- John was his uncle and he was not Sherlock's brother. Or Mummy's brother. Or Mycroft's brother. Or Sarah's brother. But Aunt Sarah and Chris and Ayesha belonged to him. Uncle John and Aunt Sarah shared a room, too.
- Grandmère was Uncle Mycroft and his dad's mother. She had a divorce.
- Grandma Margaret was Mummy's mother, but she died when Mummy was a little girl.
- Mrs. Hudson was not Mummy's mum or Sherlock's other Mummy (Nadya at school had two mummies, but Sherlock said, 'no, Edmund, Mrs. Hudson is a staunch ally and a friend, but she is neither my mother nor my housekeeper.')
- Grandfather Quin was his dad's dad. His real name was Tarquin. He had a divorce, too. He also had Gloria, who his dad called 'Granny Nikki' or 'Granny Knickerless,' and Aunt Beth and Aunt Angela, who were only babies, (which was a bit confusing, because his other aunts were grown-ups, but they were nice babies, mostly.)
- Grand-dad Eddie was Mummy's dad, but he got sick and died before Edmund was even born.
So Edmund was like the other kids he knew because he had aunts, uncles, cousins, grandparents (even if they were dead a long while), and that sort of thing. He was up on some of them because he had a sister and two parents who lived with him.
So were Mummy and Daddy in love or not? He wasn't sure, and it seemed important. He thought perhaps he ought to treat it like a proper case and say 'Molly' and 'Sherlock': Were Molly Hooper and Sherlock Holmes in love or were they divorced?
There was nothing for it but an investigation. For that, he needed an assistant and a note book and plan.
That night, after he made all his preparations, he tiptoed to Violet's bed and gave her a stare. The clock in Violet's room read 4:00. He hoped he had timed it right.
"It's time," he whispered.
"Finally!" Violet said. "I woke up and put on my clothes ages ago!" She threw back her covers and leapt out of bed, fully dressed. "I thought you'd never wake up."
Mummy would be cross to know Violet had worn shoes in the bed.
"This time you should be the assistant," Violet said.
"Don't be silly," Edmund said. "This isn't a game. It's a proper case."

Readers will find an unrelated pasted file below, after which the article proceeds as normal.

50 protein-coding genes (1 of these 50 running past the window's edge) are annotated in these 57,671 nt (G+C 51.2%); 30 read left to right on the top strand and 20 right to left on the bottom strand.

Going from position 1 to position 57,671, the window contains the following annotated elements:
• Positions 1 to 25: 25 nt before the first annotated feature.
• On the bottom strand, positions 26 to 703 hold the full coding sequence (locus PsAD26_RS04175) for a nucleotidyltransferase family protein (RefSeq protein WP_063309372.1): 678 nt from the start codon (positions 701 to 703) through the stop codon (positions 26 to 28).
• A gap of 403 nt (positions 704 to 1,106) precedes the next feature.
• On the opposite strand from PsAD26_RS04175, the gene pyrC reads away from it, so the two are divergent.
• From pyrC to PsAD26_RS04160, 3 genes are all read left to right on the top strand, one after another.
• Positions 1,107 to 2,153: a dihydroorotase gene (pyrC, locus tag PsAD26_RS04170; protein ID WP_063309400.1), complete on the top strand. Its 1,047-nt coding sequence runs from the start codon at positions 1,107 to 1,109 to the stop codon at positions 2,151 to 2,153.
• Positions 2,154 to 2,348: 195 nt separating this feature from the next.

"But I am always the assistant! It's not fair," Violet said, and stamped her foot.
"It's because you're littler," Edmund explained. "The littler one is always the assistant."
Violet frowned. "So if Uncle John was big, Dad would be his assistant?"
"No, because Dad's the consulting detective and Uncle John is the assistant. And I'm smarter than you, and taller," he explained patiently. "That means you have to be the assistant."
Violet kept frowning.
"Next time, when it's a just a play-case, I'll be the assistant, alright?"
Violet made a huffing sound. "No."
"Don't be a baby about it," Edmund said.
He should have expected it when Violet put her head down and tried to run straight into his chest. Violet was the smallest in her class and Edmund was the second biggest in his, but she usually got the better of him when they played rough. Mostly it was because he was worried about getting in trouble, but Violet never seemed to care about that.
Edmund grabbed hold of her hands. "Stop it or I'll tell Mummy," he said.
"You're not nice, Eddie," Violet said.
"I'm very nice," he said, "because I'm not going to tell Mummy, am I?"
He opened the door quietly. "Are you coming or not?"
As quietly and carefully as they knew how - and that was very quietly and carefully - the two of them left the flat and crept up the stairs. It was difficult, because they didn't spend nearly as much time upstairs as they did in their own flat, or even in Mrs. Hudson's, but they knew where the floor creaked and where the echoes were, and they knew to step around the piles of things Daddy kept stacked up on the floor. Violet always wanted to go into Daddy's kitchen and play with the chemistry equipment, so she was not allowed up there by herself, ever. Edmund pulled her past all that and they made their way through to Daddy's room.
Edmund touched the cold knob and turned it so quietly even Sherlock Holmes, Consulting Detective, wouldn't be able to hear. Extra quiet, in fact, because the blasted - he was allowed to say blasted - thing was locked, and didn't turn at all.
Edmund was busy glaring at the knob when Violet tapped his shoulder. She had some sort of skinny tool in her other hand. "Use this," she whispered too loudly.
Oh. Edmund knew what is was. Their dad had explained how locks worked, and how they got picked, and he'd even seen his dad do it. But Edmund had never picked a locked door before. The trick was going to be doing it quietly.
Worrying more about waking Mummy and Daddy than getting the door open, Edmund slipped the metal thing into the lock and slowly wiggled it. He pictured the insides of locks Daddy had shown him, and pictured the thin blade moving one tumbler and then another. He was amazed at how quickly it worked and how easily the door swung open.